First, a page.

Distinguish between crime as a social and a sociological problem. To what extent should sociologists attempt to combat the social problem of crime?
Before we distinguish between crime as social problem and a sociological problem we must first understand what crime is. ‘Crime refers to those activities that break the law of the land and are subject to official punishment’, (Clinards, MB, 1974). In simple terms crime is defined by the law and acts of legislation. To commit a crime you have to break the law implemented by the people of the land and which you are punished for when breaking these laws. Look at hseet.) Crime is also known as a deviant act. You can’t carry out a crime without being deviant. Deviance and crime are both mainly created by society. (Becker 1963) had said that ‘social groups create deviance by making the rules whose infraction constitutes deviance’. Becker here is saying that there would be no crime or deviance if society had no laws implemented.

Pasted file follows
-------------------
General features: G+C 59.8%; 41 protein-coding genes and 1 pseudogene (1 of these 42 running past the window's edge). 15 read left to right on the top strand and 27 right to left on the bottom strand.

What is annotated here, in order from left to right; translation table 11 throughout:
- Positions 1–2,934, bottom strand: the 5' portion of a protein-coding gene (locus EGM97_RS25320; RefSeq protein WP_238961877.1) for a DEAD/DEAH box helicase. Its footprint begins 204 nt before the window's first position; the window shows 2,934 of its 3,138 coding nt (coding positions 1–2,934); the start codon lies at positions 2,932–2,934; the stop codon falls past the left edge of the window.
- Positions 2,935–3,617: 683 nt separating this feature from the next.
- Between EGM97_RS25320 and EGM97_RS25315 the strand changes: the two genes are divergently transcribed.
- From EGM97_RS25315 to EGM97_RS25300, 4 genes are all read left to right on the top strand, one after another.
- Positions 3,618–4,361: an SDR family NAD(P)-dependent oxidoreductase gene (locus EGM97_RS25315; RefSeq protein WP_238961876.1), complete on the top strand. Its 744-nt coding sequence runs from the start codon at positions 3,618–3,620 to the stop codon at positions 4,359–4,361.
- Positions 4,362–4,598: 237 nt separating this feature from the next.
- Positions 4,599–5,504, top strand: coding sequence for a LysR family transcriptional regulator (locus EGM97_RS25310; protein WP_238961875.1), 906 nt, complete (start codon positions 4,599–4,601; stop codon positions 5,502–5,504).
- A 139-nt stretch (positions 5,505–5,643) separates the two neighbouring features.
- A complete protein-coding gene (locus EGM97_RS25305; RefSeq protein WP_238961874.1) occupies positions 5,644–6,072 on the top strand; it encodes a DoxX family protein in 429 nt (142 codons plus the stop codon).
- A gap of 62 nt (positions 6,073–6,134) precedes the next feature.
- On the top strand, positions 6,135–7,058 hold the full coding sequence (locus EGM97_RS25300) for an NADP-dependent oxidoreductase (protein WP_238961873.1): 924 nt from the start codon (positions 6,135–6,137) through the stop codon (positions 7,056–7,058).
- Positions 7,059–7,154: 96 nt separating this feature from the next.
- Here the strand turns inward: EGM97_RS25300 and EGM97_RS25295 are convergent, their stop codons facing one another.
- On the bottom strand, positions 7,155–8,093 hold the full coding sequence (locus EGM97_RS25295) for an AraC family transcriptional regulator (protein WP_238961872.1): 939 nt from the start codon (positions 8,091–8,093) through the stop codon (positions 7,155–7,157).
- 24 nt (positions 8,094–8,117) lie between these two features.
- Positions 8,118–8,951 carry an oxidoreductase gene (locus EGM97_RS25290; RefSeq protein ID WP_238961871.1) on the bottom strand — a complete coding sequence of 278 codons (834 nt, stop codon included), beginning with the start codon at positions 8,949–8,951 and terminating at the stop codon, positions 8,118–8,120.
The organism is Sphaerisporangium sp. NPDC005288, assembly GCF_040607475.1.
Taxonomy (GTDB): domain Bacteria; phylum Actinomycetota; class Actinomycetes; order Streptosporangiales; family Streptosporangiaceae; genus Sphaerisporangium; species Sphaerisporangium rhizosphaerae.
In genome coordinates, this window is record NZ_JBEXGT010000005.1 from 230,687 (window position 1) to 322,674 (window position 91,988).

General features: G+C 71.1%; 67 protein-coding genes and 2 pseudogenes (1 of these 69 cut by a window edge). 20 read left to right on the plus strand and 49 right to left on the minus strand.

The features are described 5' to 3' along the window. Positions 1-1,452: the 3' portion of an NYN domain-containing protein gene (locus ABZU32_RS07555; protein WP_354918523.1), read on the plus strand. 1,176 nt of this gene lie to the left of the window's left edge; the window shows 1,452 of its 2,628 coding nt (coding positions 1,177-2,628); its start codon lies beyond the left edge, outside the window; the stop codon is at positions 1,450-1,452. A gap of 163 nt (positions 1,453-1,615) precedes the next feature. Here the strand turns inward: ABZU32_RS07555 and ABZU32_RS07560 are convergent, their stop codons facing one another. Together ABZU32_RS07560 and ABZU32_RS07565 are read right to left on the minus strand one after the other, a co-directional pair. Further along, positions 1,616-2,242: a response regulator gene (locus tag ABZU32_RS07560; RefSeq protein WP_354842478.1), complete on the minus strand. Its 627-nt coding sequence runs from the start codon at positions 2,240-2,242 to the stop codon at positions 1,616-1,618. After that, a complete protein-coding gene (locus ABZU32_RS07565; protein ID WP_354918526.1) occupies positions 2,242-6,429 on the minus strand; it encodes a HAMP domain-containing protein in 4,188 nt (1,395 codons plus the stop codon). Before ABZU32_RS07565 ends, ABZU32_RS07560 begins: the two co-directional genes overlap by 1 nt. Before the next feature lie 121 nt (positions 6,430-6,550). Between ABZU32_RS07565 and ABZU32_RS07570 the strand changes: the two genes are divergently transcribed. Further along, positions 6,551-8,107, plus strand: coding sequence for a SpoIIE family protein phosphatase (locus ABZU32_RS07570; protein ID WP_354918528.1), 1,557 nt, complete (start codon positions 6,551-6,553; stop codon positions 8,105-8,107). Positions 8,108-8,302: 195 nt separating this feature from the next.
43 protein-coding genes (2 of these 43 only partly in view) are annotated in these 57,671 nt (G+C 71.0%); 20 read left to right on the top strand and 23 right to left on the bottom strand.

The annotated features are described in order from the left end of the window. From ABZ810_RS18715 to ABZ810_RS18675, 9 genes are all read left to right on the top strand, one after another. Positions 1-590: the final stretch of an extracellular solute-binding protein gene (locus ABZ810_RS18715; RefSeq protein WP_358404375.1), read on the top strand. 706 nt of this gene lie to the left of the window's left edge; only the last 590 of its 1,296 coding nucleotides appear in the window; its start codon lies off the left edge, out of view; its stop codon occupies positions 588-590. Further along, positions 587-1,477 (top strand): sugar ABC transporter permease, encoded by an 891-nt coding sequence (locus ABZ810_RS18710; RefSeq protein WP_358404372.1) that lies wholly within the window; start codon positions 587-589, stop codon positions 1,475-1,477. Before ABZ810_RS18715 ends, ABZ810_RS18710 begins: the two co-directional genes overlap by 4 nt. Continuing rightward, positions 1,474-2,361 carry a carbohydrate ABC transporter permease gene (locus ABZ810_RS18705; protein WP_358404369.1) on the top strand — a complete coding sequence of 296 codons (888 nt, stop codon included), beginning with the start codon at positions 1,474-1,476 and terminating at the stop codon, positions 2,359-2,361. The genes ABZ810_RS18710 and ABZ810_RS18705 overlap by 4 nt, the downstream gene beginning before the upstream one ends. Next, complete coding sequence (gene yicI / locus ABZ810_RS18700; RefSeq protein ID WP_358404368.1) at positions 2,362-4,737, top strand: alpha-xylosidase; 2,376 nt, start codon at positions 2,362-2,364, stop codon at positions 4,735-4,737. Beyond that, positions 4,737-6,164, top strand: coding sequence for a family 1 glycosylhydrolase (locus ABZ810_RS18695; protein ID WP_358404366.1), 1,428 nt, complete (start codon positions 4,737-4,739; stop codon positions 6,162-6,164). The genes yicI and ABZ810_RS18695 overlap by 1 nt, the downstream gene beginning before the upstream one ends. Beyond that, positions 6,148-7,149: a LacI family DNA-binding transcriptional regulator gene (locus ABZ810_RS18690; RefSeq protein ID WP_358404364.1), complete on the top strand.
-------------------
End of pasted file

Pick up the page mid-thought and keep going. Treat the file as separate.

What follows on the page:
Deviance is known as a broader category of behaviour. It is very difficult to explain what a deviant act is. Different cultures, places and places will consider different acts deviant. In one society one act may be considered deviant at the time but as time moves forward it may not be considered deviant as people then see it as being a social problem. For example today in Muslim it is considered a deviant and unacceptable act for woman to show any part of her legs past her ankles while today in Ireland it is completely acceptable. Crime can be both a social problem and a sociological problem. While many people may think they are more or less the same this essay will show the difference between the two. We regard a social problem as a problem which is defined by its members of society. (Spector and Kitsuse 1987: 75-76) define a social problem as: ‘the activities of individuals or groups making assertions of grievances and claims with respect to some putative conditions. The...
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